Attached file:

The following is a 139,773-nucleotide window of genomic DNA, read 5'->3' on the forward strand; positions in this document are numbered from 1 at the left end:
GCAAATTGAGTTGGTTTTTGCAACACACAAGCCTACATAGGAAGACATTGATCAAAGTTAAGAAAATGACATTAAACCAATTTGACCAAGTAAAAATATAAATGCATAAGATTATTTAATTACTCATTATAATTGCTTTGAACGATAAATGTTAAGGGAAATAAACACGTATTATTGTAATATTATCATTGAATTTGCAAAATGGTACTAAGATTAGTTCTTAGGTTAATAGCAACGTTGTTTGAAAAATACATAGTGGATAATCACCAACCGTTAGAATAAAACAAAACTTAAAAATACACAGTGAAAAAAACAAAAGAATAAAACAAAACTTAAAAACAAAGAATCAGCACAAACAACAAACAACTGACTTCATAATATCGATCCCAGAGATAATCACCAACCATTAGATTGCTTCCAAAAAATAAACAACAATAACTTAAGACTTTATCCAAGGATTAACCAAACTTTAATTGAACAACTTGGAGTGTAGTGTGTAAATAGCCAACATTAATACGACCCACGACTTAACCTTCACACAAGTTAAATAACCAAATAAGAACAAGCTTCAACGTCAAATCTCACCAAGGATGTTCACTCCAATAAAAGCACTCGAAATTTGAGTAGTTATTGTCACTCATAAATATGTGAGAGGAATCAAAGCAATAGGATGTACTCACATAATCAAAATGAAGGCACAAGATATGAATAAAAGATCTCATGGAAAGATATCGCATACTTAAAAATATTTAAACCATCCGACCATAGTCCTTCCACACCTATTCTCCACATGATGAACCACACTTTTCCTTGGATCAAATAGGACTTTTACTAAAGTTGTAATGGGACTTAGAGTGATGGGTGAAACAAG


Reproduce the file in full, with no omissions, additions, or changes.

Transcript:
The following is a 139,773-nucleotide window of genomic DNA, read 5'->3' on the forward strand; positions in this document are numbered from 1 at the left end:
GCAAATTGAGTTGGTTTTTGCAACACACAAGCCTACATAGGAAGACATTGATCAAAGTTAAGAAAATGACATTAAACCAATTTGACCAAGTAAAAATATAAATGCATAAGATTATTTAATTACTCATTATAATTGCTTTGAACGATAAATGTTAAGGGAAATAAACACGTATTATTGTAATATTATCATTGAATTTGCAAAATGGTACTAAGATTAGTTCTTAGGTTAATAGCAACGTTGTTTGAAAAATACATAGTGGATAATCACCAACCGTTAGAATAAAACAAAACTTAAAAATACACAGTGAAAAAAACAAAAGAATAAAACAAAACTTAAAAACAAAGAATCAGCACAAACAACAAACAACTGACTTCATAATATCGATCCCAGAGATAATCACCAACCATTAGATTGCTTCCAAAAAATAAACAACAATAACTTAAGACTTTATCCAAGGATTAACCAAACTTTAATTGAACAACTTGGAGTGTAGTGTGTAAATAGCCAACATTAATACGACCCACGACTTAACCTTCACACAAGTTAAATAACCAAATAAGAACAAGCTTCAACGTCAAATCTCACCAAGGATGTTCACTCCAATAAAAGCACTCGAAATTTGAGTAGTTATTGTCACTCATAAATATGTGAGAGGAATCAAAGCAATAGGATGTACTCACATAATCAAAATGAAGGCACAAGATATGAATAAAAGATCTCATGGAAAGATATCGCATACTTAAAAATATTTAAACCATCCGACCATAGTCCTTCCACACCTATTCTCCACATGATGAACCACACTTTTCCTTGGATCAAATAGGACTTTTACTAAAGTTGTAATGGGACTTAGAGTGATGGGTGAAACAAG